As you might have noticed in previous posts, I’ve been a bit concerned about the disposition of the four dead ants.

Edie continues to move them to and fro about the habitat (and some of the bodies are starting to lose parts) with no regard to whether those locations are in the way of progress.  I watched her move one of them from Charlie’s Mound (on the far side of the Farm House) to Cooper’s Mound (oblivious to the activity going on there) past Cooper’s Mound to the Silo Ramp and then back over to Charlie’s mound again.

I am starting to think that the “Ant Graveyard” is just a myth.

Dead Ant Rolling

I suppose the fact that the dead ants are curled into balls makes for easier transport.  I know I talk about the dead ants a lot – but really – every time I turn around one of them has been moved somewhere else, seemingly dropped at random onto a mound or down in the tunnels.

Yesterday, a dead ant appeared at the head of the tunnel below the Farm House:

9:31:05 PM

Minutes later, another:

9:38:15 PM

Now they’re gone:

10:35:24 PM

Its getting hard to keep track of where the bodies are, but I can say for certain that they’re not entombed together in any Ant Graveyard.


Day Four

February 17, 2010

Here’s how things looked when I woke up on Day 4:

Multiple Tunnels!

Despite the inefficiencies that I noticed yesterday, they still got a lot of work done in the last 24 hours. Everyone is working now, as well.  Even the last holdouts have succumbed to industriousness.

I checked the ants again before leaving for work, and look at what is going on:


It looks like they’re trying to tunnel through Cooper’s Mound.   Cooper spent a lot of time building that mound, and I’m not sure I understand why they would now be tunneling through it.  I do think they liked using the open barn door to pass through to the back side of the habitat.

Here’s how things are looking at the end of Day 4:

Coopers mound has been partially restored and partially redistributed.  Yeah, the ants are blurry in this shot – I am using a tripod for the full habitat time-series shots, and I didn’t realize that when the ants are that busy they’re moving too fast for my shutter speed.


Day Three

February 14, 2010

Here’s how things are looking at the start of Day 3:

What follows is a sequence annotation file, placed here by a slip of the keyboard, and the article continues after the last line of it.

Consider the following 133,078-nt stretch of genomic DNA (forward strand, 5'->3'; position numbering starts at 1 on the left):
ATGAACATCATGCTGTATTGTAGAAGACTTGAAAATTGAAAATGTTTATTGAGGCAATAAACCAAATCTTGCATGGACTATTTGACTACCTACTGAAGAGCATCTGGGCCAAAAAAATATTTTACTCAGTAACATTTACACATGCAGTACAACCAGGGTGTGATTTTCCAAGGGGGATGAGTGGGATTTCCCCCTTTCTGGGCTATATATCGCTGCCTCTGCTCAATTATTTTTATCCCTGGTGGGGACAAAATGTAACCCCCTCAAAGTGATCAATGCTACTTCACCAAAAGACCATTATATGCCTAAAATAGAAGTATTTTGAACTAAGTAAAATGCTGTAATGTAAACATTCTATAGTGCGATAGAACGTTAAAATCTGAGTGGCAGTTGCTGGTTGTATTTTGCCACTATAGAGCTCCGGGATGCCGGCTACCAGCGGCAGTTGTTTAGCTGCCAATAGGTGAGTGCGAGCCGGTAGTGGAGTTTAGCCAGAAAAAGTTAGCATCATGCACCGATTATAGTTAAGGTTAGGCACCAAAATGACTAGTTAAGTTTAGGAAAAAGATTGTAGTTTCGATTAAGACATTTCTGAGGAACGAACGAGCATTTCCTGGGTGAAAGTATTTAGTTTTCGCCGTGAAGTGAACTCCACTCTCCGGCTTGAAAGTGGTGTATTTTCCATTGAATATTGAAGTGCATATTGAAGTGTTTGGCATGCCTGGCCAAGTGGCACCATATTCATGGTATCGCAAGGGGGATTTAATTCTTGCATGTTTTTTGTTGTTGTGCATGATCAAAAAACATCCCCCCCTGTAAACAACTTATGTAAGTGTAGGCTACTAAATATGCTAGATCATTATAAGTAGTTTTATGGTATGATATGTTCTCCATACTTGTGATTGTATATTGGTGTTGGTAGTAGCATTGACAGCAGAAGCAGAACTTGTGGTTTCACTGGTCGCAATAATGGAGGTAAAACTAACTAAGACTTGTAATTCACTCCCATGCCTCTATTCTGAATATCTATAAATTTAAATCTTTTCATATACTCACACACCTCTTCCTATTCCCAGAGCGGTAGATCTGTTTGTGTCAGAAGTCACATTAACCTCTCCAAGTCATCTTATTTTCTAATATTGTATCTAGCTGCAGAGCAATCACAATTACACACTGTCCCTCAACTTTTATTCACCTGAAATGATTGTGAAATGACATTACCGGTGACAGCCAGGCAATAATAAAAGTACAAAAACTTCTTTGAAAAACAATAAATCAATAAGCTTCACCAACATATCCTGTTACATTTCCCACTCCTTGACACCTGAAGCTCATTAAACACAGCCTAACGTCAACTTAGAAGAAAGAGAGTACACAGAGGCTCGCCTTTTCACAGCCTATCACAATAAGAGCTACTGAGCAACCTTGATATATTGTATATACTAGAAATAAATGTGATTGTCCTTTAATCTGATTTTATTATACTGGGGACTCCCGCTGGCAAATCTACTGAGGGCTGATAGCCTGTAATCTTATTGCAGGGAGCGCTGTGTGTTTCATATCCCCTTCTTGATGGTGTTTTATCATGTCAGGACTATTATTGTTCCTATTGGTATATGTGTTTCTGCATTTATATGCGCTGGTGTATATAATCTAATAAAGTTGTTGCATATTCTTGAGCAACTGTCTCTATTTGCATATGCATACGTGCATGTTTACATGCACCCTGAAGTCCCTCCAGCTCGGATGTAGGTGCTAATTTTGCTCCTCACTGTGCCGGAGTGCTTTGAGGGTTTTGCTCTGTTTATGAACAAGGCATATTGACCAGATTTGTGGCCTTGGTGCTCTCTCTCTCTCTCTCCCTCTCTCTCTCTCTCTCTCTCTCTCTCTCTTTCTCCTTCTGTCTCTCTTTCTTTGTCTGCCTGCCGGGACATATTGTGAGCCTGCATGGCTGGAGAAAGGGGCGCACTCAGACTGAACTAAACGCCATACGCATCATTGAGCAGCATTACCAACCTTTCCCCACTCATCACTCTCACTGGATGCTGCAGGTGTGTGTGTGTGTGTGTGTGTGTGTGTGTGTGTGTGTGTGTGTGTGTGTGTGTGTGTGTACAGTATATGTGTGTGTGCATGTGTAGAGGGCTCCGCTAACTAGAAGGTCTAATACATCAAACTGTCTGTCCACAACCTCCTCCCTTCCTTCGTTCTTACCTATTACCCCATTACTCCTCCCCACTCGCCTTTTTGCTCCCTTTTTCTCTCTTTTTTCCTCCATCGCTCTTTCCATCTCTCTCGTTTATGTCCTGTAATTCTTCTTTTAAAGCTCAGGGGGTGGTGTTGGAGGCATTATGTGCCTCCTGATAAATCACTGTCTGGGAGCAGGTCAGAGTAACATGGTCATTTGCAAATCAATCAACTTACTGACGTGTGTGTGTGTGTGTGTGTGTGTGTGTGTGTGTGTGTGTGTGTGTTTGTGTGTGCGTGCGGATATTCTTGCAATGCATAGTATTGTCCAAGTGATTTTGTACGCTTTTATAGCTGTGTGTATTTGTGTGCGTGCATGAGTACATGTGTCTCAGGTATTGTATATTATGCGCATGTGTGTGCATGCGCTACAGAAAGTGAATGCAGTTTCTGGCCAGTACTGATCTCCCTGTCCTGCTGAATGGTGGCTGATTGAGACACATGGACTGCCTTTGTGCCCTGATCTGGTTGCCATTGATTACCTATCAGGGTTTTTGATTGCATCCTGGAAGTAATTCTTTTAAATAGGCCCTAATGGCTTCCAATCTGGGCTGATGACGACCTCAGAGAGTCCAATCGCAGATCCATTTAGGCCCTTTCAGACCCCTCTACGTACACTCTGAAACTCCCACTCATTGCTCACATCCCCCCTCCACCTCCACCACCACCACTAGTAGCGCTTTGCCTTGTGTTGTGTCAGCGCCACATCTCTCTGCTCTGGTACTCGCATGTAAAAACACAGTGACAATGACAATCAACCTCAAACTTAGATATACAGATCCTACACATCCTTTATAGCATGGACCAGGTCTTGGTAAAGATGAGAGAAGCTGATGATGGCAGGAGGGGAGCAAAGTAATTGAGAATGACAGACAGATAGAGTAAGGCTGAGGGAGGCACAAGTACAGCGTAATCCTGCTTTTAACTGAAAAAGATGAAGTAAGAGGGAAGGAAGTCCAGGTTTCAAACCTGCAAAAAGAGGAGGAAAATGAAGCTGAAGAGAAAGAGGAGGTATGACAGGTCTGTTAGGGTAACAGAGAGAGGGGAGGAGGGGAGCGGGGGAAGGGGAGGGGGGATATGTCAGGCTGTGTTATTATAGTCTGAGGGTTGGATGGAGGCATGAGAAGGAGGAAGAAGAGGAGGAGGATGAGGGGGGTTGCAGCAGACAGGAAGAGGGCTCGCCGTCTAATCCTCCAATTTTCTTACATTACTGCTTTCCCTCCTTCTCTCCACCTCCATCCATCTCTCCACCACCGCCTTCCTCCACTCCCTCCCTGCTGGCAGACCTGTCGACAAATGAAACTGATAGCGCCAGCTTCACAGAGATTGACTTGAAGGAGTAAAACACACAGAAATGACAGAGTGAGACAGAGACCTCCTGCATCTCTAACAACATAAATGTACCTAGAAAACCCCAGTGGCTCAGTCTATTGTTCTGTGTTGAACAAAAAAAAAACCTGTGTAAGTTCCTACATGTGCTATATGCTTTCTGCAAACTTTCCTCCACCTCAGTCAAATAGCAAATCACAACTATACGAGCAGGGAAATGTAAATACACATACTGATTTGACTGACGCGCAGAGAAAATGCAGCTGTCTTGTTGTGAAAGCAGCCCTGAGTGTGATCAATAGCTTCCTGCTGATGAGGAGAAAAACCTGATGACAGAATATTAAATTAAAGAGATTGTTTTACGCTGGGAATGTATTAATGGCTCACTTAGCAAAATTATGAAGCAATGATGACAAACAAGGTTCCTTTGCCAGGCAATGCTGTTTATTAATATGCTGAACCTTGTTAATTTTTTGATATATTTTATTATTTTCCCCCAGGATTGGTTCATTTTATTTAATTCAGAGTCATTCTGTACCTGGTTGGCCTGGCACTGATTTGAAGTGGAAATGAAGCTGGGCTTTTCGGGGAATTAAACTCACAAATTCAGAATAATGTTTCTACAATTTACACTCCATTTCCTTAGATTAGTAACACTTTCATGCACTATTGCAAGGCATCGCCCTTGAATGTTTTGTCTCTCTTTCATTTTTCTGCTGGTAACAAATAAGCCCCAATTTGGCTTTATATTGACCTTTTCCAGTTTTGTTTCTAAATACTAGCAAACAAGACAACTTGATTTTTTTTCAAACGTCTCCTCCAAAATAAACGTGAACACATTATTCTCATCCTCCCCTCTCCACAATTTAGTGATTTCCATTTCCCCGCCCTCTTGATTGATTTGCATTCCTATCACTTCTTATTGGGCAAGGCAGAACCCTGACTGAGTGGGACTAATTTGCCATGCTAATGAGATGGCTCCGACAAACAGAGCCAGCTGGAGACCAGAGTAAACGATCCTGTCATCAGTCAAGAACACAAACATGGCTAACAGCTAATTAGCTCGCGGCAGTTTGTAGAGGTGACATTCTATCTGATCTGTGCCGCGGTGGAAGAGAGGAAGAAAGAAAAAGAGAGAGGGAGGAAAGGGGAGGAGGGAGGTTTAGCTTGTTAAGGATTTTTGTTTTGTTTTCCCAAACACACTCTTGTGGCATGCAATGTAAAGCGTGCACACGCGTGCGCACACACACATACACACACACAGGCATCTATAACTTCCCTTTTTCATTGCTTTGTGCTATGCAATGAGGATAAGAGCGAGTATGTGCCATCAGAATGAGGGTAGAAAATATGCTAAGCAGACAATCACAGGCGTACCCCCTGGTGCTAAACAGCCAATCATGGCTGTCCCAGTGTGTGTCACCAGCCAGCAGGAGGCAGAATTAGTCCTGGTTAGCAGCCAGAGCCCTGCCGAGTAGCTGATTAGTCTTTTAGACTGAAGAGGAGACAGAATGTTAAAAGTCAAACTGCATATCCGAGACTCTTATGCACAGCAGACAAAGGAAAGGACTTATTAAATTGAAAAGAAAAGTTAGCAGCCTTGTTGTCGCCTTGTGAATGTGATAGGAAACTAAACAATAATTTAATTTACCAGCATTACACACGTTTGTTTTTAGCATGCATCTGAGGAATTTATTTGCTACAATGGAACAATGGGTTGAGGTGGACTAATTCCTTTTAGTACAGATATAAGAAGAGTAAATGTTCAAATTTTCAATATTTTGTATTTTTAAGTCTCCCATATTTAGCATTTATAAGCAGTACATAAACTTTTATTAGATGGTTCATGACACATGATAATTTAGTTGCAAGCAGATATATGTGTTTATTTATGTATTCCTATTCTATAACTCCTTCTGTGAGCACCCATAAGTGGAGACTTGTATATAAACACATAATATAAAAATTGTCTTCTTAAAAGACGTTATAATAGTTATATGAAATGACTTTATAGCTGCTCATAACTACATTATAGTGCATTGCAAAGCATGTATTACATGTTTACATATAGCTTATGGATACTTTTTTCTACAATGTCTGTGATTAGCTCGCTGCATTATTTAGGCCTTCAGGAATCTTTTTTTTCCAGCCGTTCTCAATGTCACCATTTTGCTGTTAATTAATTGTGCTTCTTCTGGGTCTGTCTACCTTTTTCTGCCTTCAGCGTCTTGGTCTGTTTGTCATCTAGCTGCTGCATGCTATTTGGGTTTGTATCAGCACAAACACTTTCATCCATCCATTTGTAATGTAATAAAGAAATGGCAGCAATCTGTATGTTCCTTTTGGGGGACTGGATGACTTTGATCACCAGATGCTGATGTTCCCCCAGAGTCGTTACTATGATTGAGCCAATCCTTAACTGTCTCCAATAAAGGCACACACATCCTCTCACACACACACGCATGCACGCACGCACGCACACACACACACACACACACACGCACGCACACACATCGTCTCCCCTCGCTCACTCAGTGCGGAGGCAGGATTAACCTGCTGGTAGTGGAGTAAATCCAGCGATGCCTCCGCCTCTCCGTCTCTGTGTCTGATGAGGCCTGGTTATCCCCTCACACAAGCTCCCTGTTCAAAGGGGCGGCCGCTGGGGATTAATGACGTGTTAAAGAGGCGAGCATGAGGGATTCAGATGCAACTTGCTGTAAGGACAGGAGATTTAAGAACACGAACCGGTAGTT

Let the Tunneling Begin!

The ants are really getting to work now.  I stayed up way too late last night obsessively watching Smithie and Cooper work on that tunnel, although there was a fair amount of activity overall:

  • Smithie and Cooper:  Excavating the Main Tunnel
  • Charlie:  Excavating the area below the Farm House
  • Ruthie:  General Patrol, Renewed Attempts at Vertical Escape
  • Edie:  Moving Dead Ants Around
  • All others: Resting or Dead

I realized I could name them, at least for the evening, because they each continued to work on the same task for the duration.  Making things even easier was the discovery that even if multiple ants are digging the same tunnel, they will dispose of the excavated sand in unique locations.  Smithie, Charlie and Cooper each maintained their own separate mound.  And they were very particular about building that mound – they expended quite a bit of effort to get each bit of sand in exactly the right place, sometimes re-adjusting and re-packing the mound all together.

Cooper created the mound that is just outside the barn doors, so that area will be known as “Cooper’s Mound”.

Smithie didn’t actually create a mound at all, but instead he has been working very hard to fill in the large gap to the left of the silo.  Working so hard at it, in fact, that he would often steal some of the sand from Cooper’s mound rather than going directly back into the tunnel for more excavations.  It is kind of a long trip from the end of the tunnel, over Cooper’s mound and past the barn.

Large Empty Area beneath Silo Ramp

Smithie filled it all in!

It is interesting to note that each ant takes away a piece of sand, moves it to a specific mound, and then makes the trip all over again.  For an insect that is supposedly known for its organizational skills and teamwork, you’d think there would be an assembly line approach.  Instead each ant was really working independently on its task, even when that created extra work for each ant.


Day Two

February 13, 2010

Here’s the scene as we begin Day Two, early Saturday morning.

Can we sleep in a real pile?

Death toll: 4 confirmed dead.  Considering there were only 16 ants to start with, the mortality rate thus far is a bit concerning.  You can see the dead ants in ball form on the right and left of the larger group.  Supposedly, once they get themselves organized, they’ll put the dead ants in a designated ant graveyard.

Most the ants are sleeping or at least I’m hoping that they’re sleeping, or resting, or whatever ants do when they’re not busy being good industrious citizens.